Follow Here To Purchase The Rainbow Option: Americans struggle to survive under a flood of government oppression. Two patriots lead a rebirth of freedom with . . . The Rainbow Option

Author:Michael McCarthy

Publisher:30 Cubits Press; 1 edition (August 12, 2014)

For the millions who have read and been seriously affected by Ayn Rand’s epic novel, Atlas Shrugged, reading Michael McCarthy’s The Rainbow Option may seem like an easy stroll down Memory Lane. The correspondence between the two novels is almost omnipresent, not only in terms of the authors’ political orientations and epistemological inclinations but also as to specific plot elements the two authors use to tell their stories and make their points.

Like Rand, McCarthy is a committed capitalist, individualist, and limited government advocate. He distrusts those with political power and respects those who create value through hard work, be it manual or mental. Both authors get a lot of mileage by portraying the parasitic nature of non-producers. McCarthy succinctly restates Rand’s epistemology with the catchy, “Reality is not optional.” I also liked the author’s encapsulation of the well supported theory that rewarding the undeserving is counter-productive: “You got something for nothing, and it made you good for nothing.”

When a character says, “Those seeds? You didn’t build them,” there is little doubt that Obama and his ideological comrade, Elizabeth Warren, are clearly in the author’s crosshairs. Obama also takes it on an uplifted chin in search of coinage when McCarthy notes the president’s addiction to giving speeches.

One of the principal heroes in The Rainbow Option, Grace Washington, has developed a super seed that can go a long way in addressing global food shortages. (The discovery functions as Reardon Metal did in Atlas Shrugged.) Refusing to be victimized by politicians who believe that the invention is public property, viz., their property, and predicting, accurately, that the prevailing political processes will result in widespread famine and social disintegration, McCarthy’s producers shrug themselves into small communities called ARKs, a nice rhetorical connection with McCarthy’s earlier novel, The Noah Option. These communities become immediate targets of the totalitarians.

The struggles between these forces are fought and fraught with guns, germs, drones, spies, and cyber science. I pay the book no compliment by noting that many of its violent scenes would fit very comfortably on today’s wide screens or in video game arcades.

McCarthy clearly enjoys the novelist’s right to give names to the book’s fictional characters. Grace Washington is an obvious blend of religion and enlightened statesmanship. On the villain side, we have Special Agent Ms. Maudire VanJones, the real male Van Jones being a former Obama Czar (2009 to 2009 sic), who is now a panelist representing the Far Left on CNN. My favorite bad “guy” is Ms. Wasserwoman, probably from Florida. Other prominent liberals are given their real names from Obama to Justice Ruth Bader Ginsberg.

Bill O’Reilly and Mark Levin, one of whose recent books is actually plugged along with the Bible, are also identified by their real names, representing the other side of the political spectrum. The text is also replete with acronyms and initialisms, some quite droll in terms of their political resonance. My particular favorite was the subtly delivered Concerns & Reassurance Address by the President.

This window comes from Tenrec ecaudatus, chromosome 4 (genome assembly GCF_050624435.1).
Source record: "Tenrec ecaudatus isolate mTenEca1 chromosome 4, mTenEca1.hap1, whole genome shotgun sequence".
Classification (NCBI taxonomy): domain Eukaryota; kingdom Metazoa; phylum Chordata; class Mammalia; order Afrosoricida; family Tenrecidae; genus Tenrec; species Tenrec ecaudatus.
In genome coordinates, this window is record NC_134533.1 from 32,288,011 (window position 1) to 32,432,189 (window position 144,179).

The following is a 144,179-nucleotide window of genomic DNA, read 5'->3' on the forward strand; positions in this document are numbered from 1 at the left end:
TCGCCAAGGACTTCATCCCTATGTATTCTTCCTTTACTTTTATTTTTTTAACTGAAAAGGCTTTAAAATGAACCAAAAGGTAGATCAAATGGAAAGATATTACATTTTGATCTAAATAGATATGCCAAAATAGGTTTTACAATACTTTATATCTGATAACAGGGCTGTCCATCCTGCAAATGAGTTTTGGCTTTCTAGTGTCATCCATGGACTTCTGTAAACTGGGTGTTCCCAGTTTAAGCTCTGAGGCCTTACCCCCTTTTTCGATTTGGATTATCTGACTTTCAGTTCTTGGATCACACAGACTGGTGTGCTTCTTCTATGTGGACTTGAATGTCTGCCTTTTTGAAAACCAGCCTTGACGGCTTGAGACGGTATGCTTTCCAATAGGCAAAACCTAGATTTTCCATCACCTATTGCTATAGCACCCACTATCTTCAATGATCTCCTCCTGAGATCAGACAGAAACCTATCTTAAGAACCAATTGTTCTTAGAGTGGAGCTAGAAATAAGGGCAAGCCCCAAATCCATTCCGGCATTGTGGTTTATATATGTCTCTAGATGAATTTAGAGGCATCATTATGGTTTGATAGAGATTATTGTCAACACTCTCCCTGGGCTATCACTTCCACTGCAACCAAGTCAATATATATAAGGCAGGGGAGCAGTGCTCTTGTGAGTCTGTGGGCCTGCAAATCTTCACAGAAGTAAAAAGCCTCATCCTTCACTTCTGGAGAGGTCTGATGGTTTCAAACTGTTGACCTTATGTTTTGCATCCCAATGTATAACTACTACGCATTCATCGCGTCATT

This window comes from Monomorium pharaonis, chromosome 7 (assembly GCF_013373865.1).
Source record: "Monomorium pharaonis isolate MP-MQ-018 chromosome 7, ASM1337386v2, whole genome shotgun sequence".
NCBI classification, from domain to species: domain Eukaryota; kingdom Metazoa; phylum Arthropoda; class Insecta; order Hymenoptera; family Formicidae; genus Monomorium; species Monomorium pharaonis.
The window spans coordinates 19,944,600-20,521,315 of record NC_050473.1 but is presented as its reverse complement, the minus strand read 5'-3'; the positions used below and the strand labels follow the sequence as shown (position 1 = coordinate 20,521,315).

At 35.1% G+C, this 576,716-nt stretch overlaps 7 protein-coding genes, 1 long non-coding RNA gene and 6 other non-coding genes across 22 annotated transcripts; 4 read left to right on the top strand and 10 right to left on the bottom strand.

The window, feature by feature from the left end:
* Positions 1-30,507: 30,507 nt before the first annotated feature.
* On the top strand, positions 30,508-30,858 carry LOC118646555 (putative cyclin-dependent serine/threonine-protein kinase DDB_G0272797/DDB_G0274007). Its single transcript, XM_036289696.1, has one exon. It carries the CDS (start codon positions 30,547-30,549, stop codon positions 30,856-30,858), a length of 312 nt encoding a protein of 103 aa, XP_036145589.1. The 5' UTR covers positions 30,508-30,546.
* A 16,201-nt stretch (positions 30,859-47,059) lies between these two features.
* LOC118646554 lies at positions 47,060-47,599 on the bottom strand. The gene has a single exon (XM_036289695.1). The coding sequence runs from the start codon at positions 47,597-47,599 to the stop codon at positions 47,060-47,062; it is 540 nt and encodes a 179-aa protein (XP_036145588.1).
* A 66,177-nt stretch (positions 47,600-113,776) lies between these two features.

Throughout the book there is a straddle between actual events like the Occupy Movements and Obamacare and fictional extrapolations thereof. It’s actually quite a bit of fun to distinguish between the two as one reads along, appreciating the author’s point that the real events of today and the constructed consequences of tomorrow are not all that distant from each other.

Love is represented on two levels, both rather superficially. Grace Washington and Isaiah Mercury are soul mates, and Joseph Wakini, a Shoshone Indian, and Cathy, a modern Calamity Jane, are more romantically, but briefly linked. Clearly, McCarthy has bigger fish to fry than to get deeply involved with lovers or sex of any stripe.

At an early point in the story, a judge is given a reading list to while away the time when he is struggling to survive in a wooded wilderness. The list includes the Bible and the works of Ayn Rand, the latter being McCarthy’s sole explicit recognition of Rand, clearly his literary ancestor. As the Bible and Rand’s writings are polar opposites in terms of the value of faith and the virtue of sacrifice, one wonders how, if at all, the judge managed to reconcile the two while foraging for food and firewood.

The Rainbow Option ends with an explanation of its title, which, by the way, has nothing to do with homosexuality. It is basically an edit of the USA’s founding documents, designed to state even more emphatically than before the importance of freedom, free enterprise, personal independence and property, self-reliance, and the illegitimacy of initiating violence, be it physical or by fraud.

These are valuable precepts well worth reviewing, and for those who like their messages delivered directly and explicitly in the context of current events and contemporary imagery, and, by the way, who can deal with the confusion of the deity dropping in now and again, The Rainbow Option is one they may well want to read about and hopefully exercise.